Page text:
The main disadvantage of emerging markets is that they can be more volatile than developed markets. This can be due to a number of reasons:

  • A lack of transparency
  • Fewer regulations
  • Political insecurity
  • Closed markets

However, for those investors who are in it for the long haul, the possible benefits of emerging markets make them impossible to ignore.

How emerging markets can fit into Canadian portfolios

Emerging market equities cover a vast range of companies, with some indices holding hundreds of different stocks. Emerging market debt is usually less volatile than its equities but may still deliver a higher yield than Canadian or other developed debt. In general, it makes sense therefore to hold both emerging market debt and equities in a portfolio.

Currently in Canada, exposure to emerging markets is just under 3%7. Compare this to MSCI’s ACWI index8, which has 13% in emerging market exposure. This underrepresentation means that Canadian portfolios are missing out on considerable diversification benefits and higher return potential.

Canadian investors shouldn’t be asking themselves if they should invest in emerging markets, but rather how much they should invest. This will depend on your portfolio’s current composition, as well as your investment goals.

What comes after emerging markets?

Frontier markets are those economies that are less established than emerging markets, being smaller, less liquid and/or riskier than emerging economies. In the future they may offer considerable growth opportunities, but for now there is a lack of investment access. However, it is good to keep these opportunities in mind for the future.

Dipping your toes in emerging markets

Emerging markets offer too much of an opportunity for Canadians to ignore. And we’ve made it easy to take advantage of their high return potential and diversification: for more information, advisors should speak with your Mackenzie sales team; for investors, talk to your financial advisor.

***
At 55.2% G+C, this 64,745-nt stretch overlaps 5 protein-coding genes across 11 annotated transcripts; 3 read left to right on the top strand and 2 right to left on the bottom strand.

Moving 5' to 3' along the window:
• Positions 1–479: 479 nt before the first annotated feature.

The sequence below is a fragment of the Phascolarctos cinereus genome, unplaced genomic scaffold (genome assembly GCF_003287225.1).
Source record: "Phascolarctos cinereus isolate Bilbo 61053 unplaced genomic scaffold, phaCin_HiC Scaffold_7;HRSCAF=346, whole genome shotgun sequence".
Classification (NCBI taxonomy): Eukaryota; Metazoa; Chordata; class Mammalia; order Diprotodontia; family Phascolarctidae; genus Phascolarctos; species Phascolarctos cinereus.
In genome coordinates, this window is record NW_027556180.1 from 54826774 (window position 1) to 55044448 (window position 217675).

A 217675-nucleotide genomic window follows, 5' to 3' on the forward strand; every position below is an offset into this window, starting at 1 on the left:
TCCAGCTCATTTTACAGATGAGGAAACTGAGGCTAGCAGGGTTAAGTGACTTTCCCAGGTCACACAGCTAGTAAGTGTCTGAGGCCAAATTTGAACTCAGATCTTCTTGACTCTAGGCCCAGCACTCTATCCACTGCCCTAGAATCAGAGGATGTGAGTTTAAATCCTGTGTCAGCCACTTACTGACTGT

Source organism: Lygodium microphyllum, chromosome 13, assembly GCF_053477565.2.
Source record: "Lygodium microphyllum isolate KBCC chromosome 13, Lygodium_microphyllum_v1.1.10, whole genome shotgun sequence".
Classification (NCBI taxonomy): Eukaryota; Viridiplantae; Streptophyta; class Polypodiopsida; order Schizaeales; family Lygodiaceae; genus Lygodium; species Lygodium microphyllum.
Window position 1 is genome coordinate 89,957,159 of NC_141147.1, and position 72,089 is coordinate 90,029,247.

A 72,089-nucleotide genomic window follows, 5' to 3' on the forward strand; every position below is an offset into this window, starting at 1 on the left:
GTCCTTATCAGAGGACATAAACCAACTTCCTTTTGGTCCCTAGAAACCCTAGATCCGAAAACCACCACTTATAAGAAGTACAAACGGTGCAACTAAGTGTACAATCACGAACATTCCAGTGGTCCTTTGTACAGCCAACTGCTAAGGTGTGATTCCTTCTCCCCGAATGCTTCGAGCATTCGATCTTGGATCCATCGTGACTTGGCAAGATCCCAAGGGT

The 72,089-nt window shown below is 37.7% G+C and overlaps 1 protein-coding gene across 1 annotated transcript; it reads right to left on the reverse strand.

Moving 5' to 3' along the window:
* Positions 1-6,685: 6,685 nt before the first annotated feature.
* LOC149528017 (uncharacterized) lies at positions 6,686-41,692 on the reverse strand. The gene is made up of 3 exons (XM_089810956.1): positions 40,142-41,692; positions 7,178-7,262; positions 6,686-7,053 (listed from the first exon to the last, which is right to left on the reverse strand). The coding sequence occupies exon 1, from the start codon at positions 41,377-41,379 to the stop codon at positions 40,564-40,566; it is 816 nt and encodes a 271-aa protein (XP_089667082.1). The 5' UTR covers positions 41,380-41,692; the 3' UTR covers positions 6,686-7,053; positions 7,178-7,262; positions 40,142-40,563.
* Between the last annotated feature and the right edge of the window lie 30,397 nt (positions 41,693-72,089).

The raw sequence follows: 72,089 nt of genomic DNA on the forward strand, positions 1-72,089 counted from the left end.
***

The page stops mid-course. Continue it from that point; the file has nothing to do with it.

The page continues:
Watch out for part two in this blog series on emerging markets: Its own allocation: China and China A-shares.

_____________________________

1 CFI: Emerging market economy

2 Mackenzie Investments: Does China deserve its own allocation?

3 MSCI: Emerging Markets Index  

4 Nasdaq: The five largest economies in the world

5 PWC: The world in 2050

6 CNCB: China’s middle class is still growing

7 Mackenzie Investments: Does China deserve its own allocation?

8 MSCI: ACWI Index  

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Meet your authors

Stacey Steinberg
Vice President, ETF Strategist

Stacey has been working in ETFs since before most people had even heard of them. Two decades of experience at Barclays, BlackRock, Vanguard and Horizons has given her a passion for ETFs that she loves to share. A key focus for Stacey is to educate investors on all things ETF: their structure, how best to use them, their various strategies and their value.

“I like to help people fill the gap in their knowledge, so that they can make better-informed, and therefore more successful choices,” says Stacey. A background in both psychology and economics has also helped her to appreciate the emotional side of investing and better understand the needs of investors.